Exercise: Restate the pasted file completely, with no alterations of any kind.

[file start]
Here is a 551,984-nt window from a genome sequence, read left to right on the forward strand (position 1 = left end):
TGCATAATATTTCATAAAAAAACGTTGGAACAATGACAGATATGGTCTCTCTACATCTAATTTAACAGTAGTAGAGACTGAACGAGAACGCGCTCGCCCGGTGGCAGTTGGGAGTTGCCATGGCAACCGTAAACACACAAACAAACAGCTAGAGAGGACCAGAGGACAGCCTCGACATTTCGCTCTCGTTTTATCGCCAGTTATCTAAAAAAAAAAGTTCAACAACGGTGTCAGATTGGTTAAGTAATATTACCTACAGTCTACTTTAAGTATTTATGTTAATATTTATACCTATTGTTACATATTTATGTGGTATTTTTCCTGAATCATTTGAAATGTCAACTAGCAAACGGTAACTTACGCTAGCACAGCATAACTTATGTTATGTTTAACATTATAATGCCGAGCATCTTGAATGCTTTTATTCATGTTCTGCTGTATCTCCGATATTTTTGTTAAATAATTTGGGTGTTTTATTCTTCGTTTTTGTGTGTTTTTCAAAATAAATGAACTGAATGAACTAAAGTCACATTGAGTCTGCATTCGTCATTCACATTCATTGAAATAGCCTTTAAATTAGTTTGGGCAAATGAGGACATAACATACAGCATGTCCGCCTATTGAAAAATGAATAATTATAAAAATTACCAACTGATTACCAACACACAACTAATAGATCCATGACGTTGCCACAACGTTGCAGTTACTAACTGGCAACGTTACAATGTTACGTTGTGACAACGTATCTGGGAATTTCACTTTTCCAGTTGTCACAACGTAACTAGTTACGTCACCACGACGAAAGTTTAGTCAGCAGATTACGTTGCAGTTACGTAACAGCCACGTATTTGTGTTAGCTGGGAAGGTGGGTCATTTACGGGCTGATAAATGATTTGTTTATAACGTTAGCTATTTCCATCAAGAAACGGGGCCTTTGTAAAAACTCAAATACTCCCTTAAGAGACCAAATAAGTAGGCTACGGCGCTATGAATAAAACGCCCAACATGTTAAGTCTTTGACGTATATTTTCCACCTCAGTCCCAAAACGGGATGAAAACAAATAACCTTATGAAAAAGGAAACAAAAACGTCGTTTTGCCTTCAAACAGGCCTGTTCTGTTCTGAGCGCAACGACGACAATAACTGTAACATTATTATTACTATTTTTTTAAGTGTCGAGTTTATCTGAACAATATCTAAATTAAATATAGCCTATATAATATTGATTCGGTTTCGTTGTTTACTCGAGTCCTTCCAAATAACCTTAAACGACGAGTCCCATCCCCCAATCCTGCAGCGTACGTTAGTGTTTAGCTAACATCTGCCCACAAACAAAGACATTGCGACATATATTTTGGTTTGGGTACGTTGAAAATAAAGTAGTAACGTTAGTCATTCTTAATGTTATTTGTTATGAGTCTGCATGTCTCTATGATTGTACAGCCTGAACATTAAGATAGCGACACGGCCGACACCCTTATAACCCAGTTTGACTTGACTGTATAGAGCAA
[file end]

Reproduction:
Here is a 551,984-nt window from a genome sequence, read left to right on the forward strand (position 1 = left end):
TGCATAATATTTCATAAAAAAACGTTGGAACAATGACAGATATGGTCTCTCTACATCTAATTTAACAGTAGTAGAGACTGAACGAGAACGCGCTCGCCCGGTGGCAGTTGGGAGTTGCCATGGCAACCGTAAACACACAAACAAACAGCTAGAGAGGACCAGAGGACAGCCTCGACATTTCGCTCTCGTTTTATCGCCAGTTATCTAAAAAAAAAAGTTCAACAACGGTGTCAGATTGGTTAAGTAATATTACCTACAGTCTACTTTAAGTATTTATGTTAATATTTATACCTATTGTTACATATTTATGTGGTATTTTTCCTGAATCATTTGAAATGTCAACTAGCAAACGGTAACTTACGCTAGCACAGCATAACTTATGTTATGTTTAACATTATAATGCCGAGCATCTTGAATGCTTTTATTCATGTTCTGCTGTATCTCCGATATTTTTGTTAAATAATTTGGGTGTTTTATTCTTCGTTTTTGTGTGTTTTTCAAAATAAATGAACTGAATGAACTAAAGTCACATTGAGTCTGCATTCGTCATTCACATTCATTGAAATAGCCTTTAAATTAGTTTGGGCAAATGAGGACATAACATACAGCATGTCCGCCTATTGAAAAATGAATAATTATAAAAATTACCAACTGATTACCAACACACAACTAATAGATCCATGACGTTGCCACAACGTTGCAGTTACTAACTGGCAACGTTACAATGTTACGTTGTGACAACGTATCTGGGAATTTCACTTTTCCAGTTGTCACAACGTAACTAGTTACGTCACCACGACGAAAGTTTAGTCAGCAGATTACGTTGCAGTTACGTAACAGCCACGTATTTGTGTTAGCTGGGAAGGTGGGTCATTTACGGGCTGATAAATGATTTGTTTATAACGTTAGCTATTTCCATCAAGAAACGGGGCCTTTGTAAAAACTCAAATACTCCCTTAAGAGACCAAATAAGTAGGCTACGGCGCTATGAATAAAACGCCCAACATGTTAAGTCTTTGACGTATATTTTCCACCTCAGTCCCAAAACGGGATGAAAACAAATAACCTTATGAAAAAGGAAACAAAAACGTCGTTTTGCCTTCAAACAGGCCTGTTCTGTTCTGAGCGCAACGACGACAATAACTGTAACATTATTATTACTATTTTTTTAAGTGTCGAGTTTATCTGAACAATATCTAAATTAAATATAGCCTATATAATATTGATTCGGTTTCGTTGTTTACTCGAGTCCTTCCAAATAACCTTAAACGACGAGTCCCATCCCCCAATCCTGCAGCGTACGTTAGTGTTTAGCTAACATCTGCCCACAAACAAAGACATTGCGACATATATTTTGGTTTGGGTACGTTGAAAATAAAGTAGTAACGTTAGTCATTCTTAATGTTATTTGTTATGAGTCTGCATGTCTCTATGATTGTACAGCCTGAACATTAAGATAGCGACACGGCCGACACCCTTATAACCCAGTTTGACTTGACTGTATAGAGCAA